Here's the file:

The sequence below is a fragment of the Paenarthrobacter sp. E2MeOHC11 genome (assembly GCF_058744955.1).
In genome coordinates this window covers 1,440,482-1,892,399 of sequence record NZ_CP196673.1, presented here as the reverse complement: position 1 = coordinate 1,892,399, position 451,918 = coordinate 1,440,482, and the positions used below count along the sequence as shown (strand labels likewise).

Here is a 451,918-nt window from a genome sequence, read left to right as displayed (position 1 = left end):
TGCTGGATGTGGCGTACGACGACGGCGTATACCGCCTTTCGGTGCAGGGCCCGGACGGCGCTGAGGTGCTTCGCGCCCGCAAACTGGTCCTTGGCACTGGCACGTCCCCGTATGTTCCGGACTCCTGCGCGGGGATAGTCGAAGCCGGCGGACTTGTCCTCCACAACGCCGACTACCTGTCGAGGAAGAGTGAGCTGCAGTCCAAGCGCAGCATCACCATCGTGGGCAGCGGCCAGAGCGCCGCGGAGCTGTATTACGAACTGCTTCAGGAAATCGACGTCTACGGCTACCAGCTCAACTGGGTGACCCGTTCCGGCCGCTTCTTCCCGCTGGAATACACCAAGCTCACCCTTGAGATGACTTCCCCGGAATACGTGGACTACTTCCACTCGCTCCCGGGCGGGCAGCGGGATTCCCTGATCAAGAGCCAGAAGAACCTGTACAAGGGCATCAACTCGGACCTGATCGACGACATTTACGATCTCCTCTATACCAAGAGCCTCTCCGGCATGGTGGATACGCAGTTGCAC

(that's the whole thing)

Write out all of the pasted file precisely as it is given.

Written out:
The sequence below is a fragment of the Paenarthrobacter sp. E2MeOHC11 genome (assembly GCF_058744955.1).
In genome coordinates this window covers 1,440,482-1,892,399 of sequence record NZ_CP196673.1, presented here as the reverse complement: position 1 = coordinate 1,892,399, position 451,918 = coordinate 1,440,482, and the positions used below count along the sequence as shown (strand labels likewise).

Here is a 451,918-nt window from a genome sequence, read left to right as displayed (position 1 = left end):
TGCTGGATGTGGCGTACGACGACGGCGTATACCGCCTTTCGGTGCAGGGCCCGGACGGCGCTGAGGTGCTTCGCGCCCGCAAACTGGTCCTTGGCACTGGCACGTCCCCGTATGTTCCGGACTCCTGCGCGGGGATAGTCGAAGCCGGCGGACTTGTCCTCCACAACGCCGACTACCTGTCGAGGAAGAGTGAGCTGCAGTCCAAGCGCAGCATCACCATCGTGGGCAGCGGCCAGAGCGCCGCGGAGCTGTATTACGAACTGCTTCAGGAAATCGACGTCTACGGCTACCAGCTCAACTGGGTGACCCGTTCCGGCCGCTTCTTCCCGCTGGAATACACCAAGCTCACCCTTGAGATGACTTCCCCGGAATACGTGGACTACTTCCACTCGCTCCCGGGCGGGCAGCGGGATTCCCTGATCAAGAGCCAGAAGAACCTGTACAAGGGCATCAACTCGGACCTGATCGACGACATTTACGATCTCCTCTATACCAAGAGCCTCTCCGGCATGGTGGATACGCAGTTGCAC